6. Lyle BJ, Mares-Perlman JA, Klein BE, et al. Antioxidant intake and risk of incident age-related nuclear cataracts in the Beaver Dam Eye Study. Am J Epidemiol 1999;149:801-9.

7. Olmedilla B, Granado F, Blanco I, Vaquero M. Lutein, but not alpha-tocopherol, supplementation improves visual function in patients with age-related cataracts: a 2-y double-blind, placebo-controlled pilot study. Nutrition 2003;19:21-4.

8. Chew EY, SanGiovanni JP, Ferris FL, et al. Lutein/zeaxanthin for the treatment of age-related cataract: AREDS2 randomized trial report no. 4. JAMA Ophthalmol 2013;131:843?50.

Retinitis Pigmentosa
Dose: Refer to label instructions
Macular Degeneration
Dose: 6 to 10 mg daily

Lutein and zeaxanthin are antioxidants in the carotenoid family. These carotenoids, found in high concentrations in spinach, collard greens, and kale, have an affinity for the part of the retina where macular degeneration occurs. Once there, they protect the retina from damage caused by sunlight.1

Harvard researchers reported that people eating the most lutein and zeaxanthin-an average of 5.8 mg per day-had a 57% decreased risk of macular degeneration, compared with people eating the least.2 While spinach and kale eaters have a lower risk of macular degeneration, blood levels of lutein did not correlate with risk of macular degeneration in one trial.3, 4 In a double-blind study of people with macular degeneration, supplementation with lutein (10 mg per day) for one year significantly improved vision, compared with a placebo.5 Lutein was beneficial for people with both early and advanced stages of the disease. Lutein and zeaxanthin can be taken as supplements; 6 mg per day of lutein may be a useful amount.

References

1. Bone RA. Landrum JT. Distribution of macular pigment components, zeaxanthin and lutein, in human retina. Methods Enzymol 1992:213:360-6.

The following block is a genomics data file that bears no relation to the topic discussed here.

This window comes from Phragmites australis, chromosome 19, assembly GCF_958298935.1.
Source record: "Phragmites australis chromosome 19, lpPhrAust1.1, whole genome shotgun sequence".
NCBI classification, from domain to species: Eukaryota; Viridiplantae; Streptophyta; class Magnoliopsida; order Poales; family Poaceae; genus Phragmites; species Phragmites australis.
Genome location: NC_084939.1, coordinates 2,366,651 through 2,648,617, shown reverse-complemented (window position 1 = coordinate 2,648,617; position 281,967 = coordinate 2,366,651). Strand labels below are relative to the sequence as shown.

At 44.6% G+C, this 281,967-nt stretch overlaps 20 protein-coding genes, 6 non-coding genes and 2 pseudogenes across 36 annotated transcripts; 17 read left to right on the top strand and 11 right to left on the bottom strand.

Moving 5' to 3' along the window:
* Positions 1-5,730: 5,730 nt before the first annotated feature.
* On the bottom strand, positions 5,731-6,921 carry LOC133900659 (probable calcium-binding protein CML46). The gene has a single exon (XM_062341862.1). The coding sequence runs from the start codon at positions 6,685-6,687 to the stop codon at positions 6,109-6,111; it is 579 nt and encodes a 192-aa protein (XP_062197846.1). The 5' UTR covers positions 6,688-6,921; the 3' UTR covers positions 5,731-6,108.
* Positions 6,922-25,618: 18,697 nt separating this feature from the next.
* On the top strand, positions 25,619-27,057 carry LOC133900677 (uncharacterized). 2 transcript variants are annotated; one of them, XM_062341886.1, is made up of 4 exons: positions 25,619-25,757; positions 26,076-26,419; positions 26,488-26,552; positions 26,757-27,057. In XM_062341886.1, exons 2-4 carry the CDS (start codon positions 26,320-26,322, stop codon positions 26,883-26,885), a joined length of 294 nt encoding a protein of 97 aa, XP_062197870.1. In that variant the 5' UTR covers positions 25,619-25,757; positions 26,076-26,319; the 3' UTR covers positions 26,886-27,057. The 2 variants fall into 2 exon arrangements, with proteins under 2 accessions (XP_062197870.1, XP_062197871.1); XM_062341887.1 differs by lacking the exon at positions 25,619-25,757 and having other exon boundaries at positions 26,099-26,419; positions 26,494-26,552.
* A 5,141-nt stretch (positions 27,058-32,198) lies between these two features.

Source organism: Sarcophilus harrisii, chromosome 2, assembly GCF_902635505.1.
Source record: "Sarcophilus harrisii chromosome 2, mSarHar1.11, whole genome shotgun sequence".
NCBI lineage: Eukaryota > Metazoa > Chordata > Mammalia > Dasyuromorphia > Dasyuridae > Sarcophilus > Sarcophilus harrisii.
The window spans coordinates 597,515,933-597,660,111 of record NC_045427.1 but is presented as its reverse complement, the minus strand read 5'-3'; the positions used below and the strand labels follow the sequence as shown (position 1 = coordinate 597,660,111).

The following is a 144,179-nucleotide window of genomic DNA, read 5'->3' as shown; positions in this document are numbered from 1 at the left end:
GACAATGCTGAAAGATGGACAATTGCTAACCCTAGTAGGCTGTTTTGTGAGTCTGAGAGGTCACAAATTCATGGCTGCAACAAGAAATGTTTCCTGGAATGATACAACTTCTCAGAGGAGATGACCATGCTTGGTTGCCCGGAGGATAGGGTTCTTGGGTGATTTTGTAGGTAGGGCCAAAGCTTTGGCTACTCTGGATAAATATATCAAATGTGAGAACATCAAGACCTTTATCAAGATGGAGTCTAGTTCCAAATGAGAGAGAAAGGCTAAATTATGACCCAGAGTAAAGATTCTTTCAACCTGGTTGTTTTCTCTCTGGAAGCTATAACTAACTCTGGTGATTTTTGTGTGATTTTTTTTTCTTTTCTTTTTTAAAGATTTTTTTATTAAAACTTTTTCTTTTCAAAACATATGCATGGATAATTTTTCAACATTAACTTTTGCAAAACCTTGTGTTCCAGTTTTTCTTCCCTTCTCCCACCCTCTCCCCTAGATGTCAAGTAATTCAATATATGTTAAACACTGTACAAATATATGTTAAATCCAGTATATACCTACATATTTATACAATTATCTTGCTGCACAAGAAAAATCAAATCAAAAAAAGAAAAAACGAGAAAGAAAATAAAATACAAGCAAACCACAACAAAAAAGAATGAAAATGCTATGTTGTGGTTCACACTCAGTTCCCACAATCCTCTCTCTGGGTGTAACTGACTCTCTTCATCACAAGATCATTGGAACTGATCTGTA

2. Seddon JM, Ajani UA, Sperduto RD, et al. Dietary carotenoids, vitamins A, C, and E, and advanced age-related macular degeneration. JAMA 1994;272:1413-20.

3. Blumenkranz MS, Russell SR, Robey MG, et al. Risk factors in age-related maculopathy complicated by choroidal neovascularization. Ophthalmology 1986:93:552-8.

4. Mares-Perlman JA, Brady WE, Kleain R, et al. Serum antioxidants and age-related macular degeneration in a population-based case-control study. Arch Ophthalmol 1995;113:1518-23.

5. Richer S, Stiles W, Statkute L, et al. Double-masked, placebo-controlled, randomized trial of lutein and antioxidant supplementation in the intervention of atrophic age-related macular degeneration: the Veterans LAST study (Lutein Antioxidant Supplementation Trial). Optometry 2004;75:216-30.

Lutein is an antioxidant in the carotenoid family (a group of naturally occurring fat-soluble pigments found in plants). Lutein is the primary carotenoid present in the central area of the retina called the macula.

Copyright 2014 Aisle7. All rights reserved. Aisle7.com

The information presented in Aisle7 is for informational purposes only. It is based on scientific studies (human, animal, or in vitro), clinical experience, or traditional usage as cited in each article. The results reported may not necessarily occur in all individuals. For many of the conditions discussed, treatment with prescription or over the counter medication is also available. Consult your doctor, practitioner, and/or pharmacist for any health problem and before using any supplements or before making any changes in prescribed medications. Information expires June 2015.

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      Comments about Source Naturals® Zeaxanthin With Lutein:

      This is the first product I've found that incorporates the latest research which indicates benefits from the ratio of lutein to zeaxanthan.